# Biology

A woman who is a carrier for hemophilia marries a man who does not have hemophilia. What are the chances of them having a son or daughter with hemophilia? Show your work.

I need help with this short-answer/essay/written problem. I think the answer to this problem is 50% due to the fact that a child inherits EXACTLY 50% of the chromosomes from each of both parents, but I'm not 100% sure. Many thanks to whomever lends me a helping hand with this problem!

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1. If only the mother is a carrier, then none of the children will show the trait, but all offspring would have a 50% chance of being a carrier.

Hh x HH

1/2 HH

1/2 Hh

If the father is a carrier, than there is a 50% chance of the children being a carrier and a 25% chance of the children expressing the trait.

Hh x Hh

1/4 HH

1/2 Hh

1/2 hh

The question doesn’t say whether or not the father is a carrier — it just says that he doesn’t express the trait.

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2. "a man who does not have hemophilia." it says very clearly that he is not a carrier.

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3. Oh wait never mind, I didn't catch the difference between being a carrier and actually expressing the trait/ not expressing it.

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4. Thank you so much for your response, Anonymous! I really appreciate it!

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5. If only the mother is a carrier, then none of the children will show the trait, but all offspring would have a 50% chance of being a carrier.

Hh x HH

1/2 HH

1/2 Hh

If the father is a carrier, than there is a 50% chance of the children being a carrier and a 25% chance of the children expressing the trait.

Hh x Hh

1/4 HH

1/2 Hh

1/4 hh <== typo correction

The question doesn’t say whether or not the father is a carrier — it just says that he doesn’t express the trait.

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6. To answre this question, we need to know a few facts about hemophilia.

It is an X-linked recessive defect, which means that it is present only on the x-chromosome, and in females, which has 2 x-chromosomes, will require both copies to be defective to have the disorder. If only one x-chromosome is affected, she will be a carrier.

On the other hand, males have only one x-chromosome (the other one is a y-chromosome). Therefore males will either exhibit the disorder, or be just normal. Males cannot be carriers.

For the given problem, the mother is a carrier, and the father does not have the disorder.

Using
X=chromosome with disorder, and
x=normal,
we have the following Punnett square
x y
X Xx Xy

x xx xy

This means that there will be four outcomes, each with probability 25%:

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7. continued:
(where Xx is the carrier mother, xy is the normal father)
Outcomes (each 25%)
Xx = daughter is a carrier
xx = daughter is free from hemophilia
xy = son is free from hemophelia

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8. Yeah, I thought about answering it that way, but the author of the question did not state that it was a sex linked trait. Usually, it is stated with these types of questions.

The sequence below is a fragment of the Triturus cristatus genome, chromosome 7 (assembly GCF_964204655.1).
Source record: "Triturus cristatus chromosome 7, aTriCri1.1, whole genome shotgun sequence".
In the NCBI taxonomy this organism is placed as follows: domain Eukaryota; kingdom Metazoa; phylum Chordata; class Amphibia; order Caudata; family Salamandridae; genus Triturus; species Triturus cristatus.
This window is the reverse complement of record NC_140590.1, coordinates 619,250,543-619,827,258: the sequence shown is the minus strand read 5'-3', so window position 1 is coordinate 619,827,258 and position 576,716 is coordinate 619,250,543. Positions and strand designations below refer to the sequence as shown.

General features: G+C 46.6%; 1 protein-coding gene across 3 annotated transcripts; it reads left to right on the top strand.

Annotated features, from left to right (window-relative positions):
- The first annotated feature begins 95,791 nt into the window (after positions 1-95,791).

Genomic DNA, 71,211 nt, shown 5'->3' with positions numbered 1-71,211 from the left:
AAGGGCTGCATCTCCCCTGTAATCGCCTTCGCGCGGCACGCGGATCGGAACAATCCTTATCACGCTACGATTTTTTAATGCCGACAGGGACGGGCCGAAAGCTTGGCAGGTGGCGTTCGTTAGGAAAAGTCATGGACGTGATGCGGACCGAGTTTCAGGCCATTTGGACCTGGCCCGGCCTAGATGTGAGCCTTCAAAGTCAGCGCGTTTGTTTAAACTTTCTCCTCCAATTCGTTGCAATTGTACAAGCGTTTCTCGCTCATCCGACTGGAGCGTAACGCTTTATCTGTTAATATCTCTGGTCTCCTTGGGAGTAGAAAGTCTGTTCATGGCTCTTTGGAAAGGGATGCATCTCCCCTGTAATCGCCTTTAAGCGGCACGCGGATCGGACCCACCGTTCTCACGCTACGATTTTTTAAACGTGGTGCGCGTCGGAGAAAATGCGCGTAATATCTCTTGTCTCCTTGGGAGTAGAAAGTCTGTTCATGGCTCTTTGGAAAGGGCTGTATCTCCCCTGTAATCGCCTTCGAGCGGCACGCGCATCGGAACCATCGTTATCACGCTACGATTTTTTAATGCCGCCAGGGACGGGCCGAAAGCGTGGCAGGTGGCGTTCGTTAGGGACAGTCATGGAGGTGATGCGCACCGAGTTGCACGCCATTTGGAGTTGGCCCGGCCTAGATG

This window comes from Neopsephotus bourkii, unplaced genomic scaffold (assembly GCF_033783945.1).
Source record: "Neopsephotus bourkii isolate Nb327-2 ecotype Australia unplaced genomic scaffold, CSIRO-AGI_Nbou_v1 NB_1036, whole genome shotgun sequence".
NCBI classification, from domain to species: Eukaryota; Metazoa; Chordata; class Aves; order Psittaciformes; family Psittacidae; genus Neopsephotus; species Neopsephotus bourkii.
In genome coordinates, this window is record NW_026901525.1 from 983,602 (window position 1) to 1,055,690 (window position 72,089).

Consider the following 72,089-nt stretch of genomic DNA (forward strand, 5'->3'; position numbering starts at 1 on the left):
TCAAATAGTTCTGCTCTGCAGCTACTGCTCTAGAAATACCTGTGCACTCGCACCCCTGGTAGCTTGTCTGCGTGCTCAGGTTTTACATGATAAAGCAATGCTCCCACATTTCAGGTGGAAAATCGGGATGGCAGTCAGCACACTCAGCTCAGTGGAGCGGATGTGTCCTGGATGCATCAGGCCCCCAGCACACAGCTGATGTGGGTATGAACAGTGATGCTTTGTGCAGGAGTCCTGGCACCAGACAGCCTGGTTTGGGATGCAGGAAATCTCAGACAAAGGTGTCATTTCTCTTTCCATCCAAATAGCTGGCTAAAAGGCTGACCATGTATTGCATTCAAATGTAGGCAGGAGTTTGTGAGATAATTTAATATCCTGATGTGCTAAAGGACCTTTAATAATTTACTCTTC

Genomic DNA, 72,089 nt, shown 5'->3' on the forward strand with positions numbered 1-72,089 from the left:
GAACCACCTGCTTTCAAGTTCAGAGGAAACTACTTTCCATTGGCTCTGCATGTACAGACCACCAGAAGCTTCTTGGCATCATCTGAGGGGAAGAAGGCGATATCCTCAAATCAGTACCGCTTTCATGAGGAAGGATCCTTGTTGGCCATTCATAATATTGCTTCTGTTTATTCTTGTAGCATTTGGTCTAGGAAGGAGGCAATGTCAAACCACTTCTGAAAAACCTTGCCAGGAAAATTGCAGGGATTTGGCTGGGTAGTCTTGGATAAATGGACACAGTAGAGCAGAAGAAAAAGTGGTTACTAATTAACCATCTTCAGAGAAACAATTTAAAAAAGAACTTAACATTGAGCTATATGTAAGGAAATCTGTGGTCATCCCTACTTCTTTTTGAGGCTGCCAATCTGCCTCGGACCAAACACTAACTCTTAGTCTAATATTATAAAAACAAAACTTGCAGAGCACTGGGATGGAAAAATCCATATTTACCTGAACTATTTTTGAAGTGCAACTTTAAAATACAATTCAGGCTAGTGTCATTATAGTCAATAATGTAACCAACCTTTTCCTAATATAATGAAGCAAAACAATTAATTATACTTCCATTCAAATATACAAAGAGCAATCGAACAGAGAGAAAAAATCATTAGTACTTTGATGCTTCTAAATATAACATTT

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9. I guess it is part of the exercise to test knowledge of the well-known sex-linked traits.

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10. Probably so, but the question is a simple punett square question, and isn't something that is generally discussed in a general genetics course, but it has been a long time for me. It's usually discussed in a Human Genetics course, and the chromosome number or type of chromosome is given. But the question does say male or female offspring, so I suppose. I should have just went with my first thought and included punett square results for sex-linked traits, but didn't feel like typing that much work.

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11. Regarding : "but didn't feel like typing that much work."
I consider a proper answer related to Punnett squares should indicate the genotypes and interpret them in terms of phenotypes, whether asked for explicitly or not. Again, I consider that as a part of the exercise.

For future reference, whenever a specific disorder is named, you would be expected to either know (as in a test) or look up and learn the characteristics of the disorder/disease. This way, we accumulate knowledge as we go.

Wish you great success in your course!

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12. The kid would have a 25% chance of showing the trait. If its asking for carrier too, that would be a different story but for my explanation I will focus on the 25% expressing.

Letters in parenthesis are supposed to be in superscript. The mom is a carrier so her genotype would be:
X(H)X(h)
The dad is not a carrier so he would be:
X(H)Y
Now after putting those genotypes into a punnet square, you will get:
25% X(H)X(H) which is healthy female (non-carrier)
25% X(H)X(h) which is carrier female
25% X(H)Y which is healthy male
25% X(h)Y which is effected male w/disease

Now if the question was asking how much of a chance does the child have of being a carrier OR directly affected, then the answer would be 50% but only showing would be 25%

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